Radiosurgery for unruptured cerebral AVMs: focused on long-term seizure outcome

Keywords: arteriovenous malformation, gamma knife, seizures, radiosurgery, outcome

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     To date, seizures in relation to arteriovenous malformations (AVM) have been a secondary target of most studies. The insufficient evaluation, in conjunction with the lack of consistent seizure outcome assessment, has made it been difficult to draw conclusions about seizure outcome after radiosurgery for AVM. 
     This study aimed to determine the effect of radiosurgery on seizure outcome depending on AVM obliteration and on the development of new seizure in patients with AVM.
     86/161 AVM patients had a history of seizure before radiosurgery.
     Between 1997 and 2006, 161 consecutive patients underwent radiosurgery for unruptured AVM and were retrospectively assessed with a mean follow up of 89.8 months by their medical records, updated clinical information and, when necessary, direct patient contact. Seizure outcome was assessed using the Engel seizure frequency scoring system.
     Of the 86 patients, 76.7% (66/86) were seizure-free and 58.1% (50/86) were medication-free at the last follow-up visit. Of the patients who achieved AVM obliteration, 96.7% (58/60) were seizure-free while 30.8% (8/26) of those patients who did not achieve AVM obliteration were seizure-free (P=0.001). The proportion of patients who were medication-free was 81.7% (49/60) of the patients with obliteration and 3.8% (1/26) of patients without obliteration (P<0.001). Of the 75 patients with no history of seizure before radiosurgery, 10 had provoked seizures due to the direct and indirect radiosurgical influences after radiosurgery.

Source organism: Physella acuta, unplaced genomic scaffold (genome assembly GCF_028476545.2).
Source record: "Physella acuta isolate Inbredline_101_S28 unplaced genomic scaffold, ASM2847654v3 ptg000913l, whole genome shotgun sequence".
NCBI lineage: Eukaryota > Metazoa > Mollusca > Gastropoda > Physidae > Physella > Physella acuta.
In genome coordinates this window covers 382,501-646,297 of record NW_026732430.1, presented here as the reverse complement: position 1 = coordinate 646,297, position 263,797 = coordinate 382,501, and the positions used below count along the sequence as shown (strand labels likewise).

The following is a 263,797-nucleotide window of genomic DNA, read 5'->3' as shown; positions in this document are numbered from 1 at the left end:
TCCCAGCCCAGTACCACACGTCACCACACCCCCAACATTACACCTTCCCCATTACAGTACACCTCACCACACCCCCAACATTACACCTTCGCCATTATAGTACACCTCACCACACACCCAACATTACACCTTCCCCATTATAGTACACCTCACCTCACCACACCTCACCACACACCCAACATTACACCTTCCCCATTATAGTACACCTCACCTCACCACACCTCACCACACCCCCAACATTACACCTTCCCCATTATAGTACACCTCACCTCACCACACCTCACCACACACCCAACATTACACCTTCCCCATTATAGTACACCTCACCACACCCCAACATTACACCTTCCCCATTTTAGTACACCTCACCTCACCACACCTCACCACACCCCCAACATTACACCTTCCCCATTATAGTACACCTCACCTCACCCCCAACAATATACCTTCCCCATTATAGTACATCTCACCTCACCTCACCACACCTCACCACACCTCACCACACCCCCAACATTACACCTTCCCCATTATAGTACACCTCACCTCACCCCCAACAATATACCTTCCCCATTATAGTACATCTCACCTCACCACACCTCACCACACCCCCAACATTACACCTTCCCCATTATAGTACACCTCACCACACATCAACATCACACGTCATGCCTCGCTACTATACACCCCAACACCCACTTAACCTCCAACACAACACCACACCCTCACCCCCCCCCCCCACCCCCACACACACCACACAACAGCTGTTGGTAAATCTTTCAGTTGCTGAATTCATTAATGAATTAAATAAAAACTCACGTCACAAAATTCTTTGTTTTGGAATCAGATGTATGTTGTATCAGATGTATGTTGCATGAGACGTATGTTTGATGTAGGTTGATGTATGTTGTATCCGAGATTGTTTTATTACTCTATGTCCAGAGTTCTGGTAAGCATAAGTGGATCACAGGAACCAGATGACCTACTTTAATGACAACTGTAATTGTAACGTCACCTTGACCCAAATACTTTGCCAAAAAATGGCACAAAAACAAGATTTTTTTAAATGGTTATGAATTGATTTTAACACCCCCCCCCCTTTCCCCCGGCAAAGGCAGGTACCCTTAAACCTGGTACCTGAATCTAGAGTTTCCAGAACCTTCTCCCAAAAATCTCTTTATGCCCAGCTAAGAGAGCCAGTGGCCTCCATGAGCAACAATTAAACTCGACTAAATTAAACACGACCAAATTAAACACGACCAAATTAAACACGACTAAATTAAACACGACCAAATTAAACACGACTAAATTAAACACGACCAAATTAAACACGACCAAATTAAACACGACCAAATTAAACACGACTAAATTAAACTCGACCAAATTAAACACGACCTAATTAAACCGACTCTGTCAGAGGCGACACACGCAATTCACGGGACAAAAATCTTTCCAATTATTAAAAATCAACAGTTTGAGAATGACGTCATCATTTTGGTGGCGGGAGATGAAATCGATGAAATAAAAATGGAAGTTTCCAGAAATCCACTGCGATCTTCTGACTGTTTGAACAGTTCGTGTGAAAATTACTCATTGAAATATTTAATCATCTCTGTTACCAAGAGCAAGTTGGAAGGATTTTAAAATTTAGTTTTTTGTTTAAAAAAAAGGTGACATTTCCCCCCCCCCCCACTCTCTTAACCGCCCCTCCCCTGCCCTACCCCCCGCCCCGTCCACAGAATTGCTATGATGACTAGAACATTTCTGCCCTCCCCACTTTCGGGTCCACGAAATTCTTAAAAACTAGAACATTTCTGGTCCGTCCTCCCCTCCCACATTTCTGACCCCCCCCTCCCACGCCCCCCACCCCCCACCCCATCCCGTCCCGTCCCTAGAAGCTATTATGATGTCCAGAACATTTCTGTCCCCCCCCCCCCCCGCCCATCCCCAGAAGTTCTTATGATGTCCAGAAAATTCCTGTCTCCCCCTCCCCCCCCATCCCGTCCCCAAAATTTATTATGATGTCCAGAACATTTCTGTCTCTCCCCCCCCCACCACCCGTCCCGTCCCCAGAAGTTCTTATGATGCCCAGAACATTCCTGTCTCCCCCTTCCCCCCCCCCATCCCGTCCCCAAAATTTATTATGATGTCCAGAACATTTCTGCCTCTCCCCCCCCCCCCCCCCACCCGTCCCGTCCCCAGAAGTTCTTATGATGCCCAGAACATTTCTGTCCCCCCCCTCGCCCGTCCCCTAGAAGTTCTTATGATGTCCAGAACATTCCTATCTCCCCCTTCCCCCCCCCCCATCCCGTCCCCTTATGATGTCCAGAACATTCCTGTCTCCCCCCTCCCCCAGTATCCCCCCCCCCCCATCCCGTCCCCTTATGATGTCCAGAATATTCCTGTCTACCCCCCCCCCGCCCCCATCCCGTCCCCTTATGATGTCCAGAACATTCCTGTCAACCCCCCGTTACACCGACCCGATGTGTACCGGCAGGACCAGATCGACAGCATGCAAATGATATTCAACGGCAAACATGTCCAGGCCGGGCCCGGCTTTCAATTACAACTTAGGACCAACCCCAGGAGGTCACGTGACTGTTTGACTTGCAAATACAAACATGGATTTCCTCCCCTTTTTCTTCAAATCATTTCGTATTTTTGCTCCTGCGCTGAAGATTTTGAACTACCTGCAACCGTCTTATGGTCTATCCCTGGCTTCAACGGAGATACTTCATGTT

This was a retrospective study.
     Although radiosurgery tends to cause seizures temporarily, radiosurgery may improve seizure outcomes in patients with AVM-related seizures, especially in patients with AVM obliteration.
     Radiosurgery should be considered for patients with AVMs and epilepsy.


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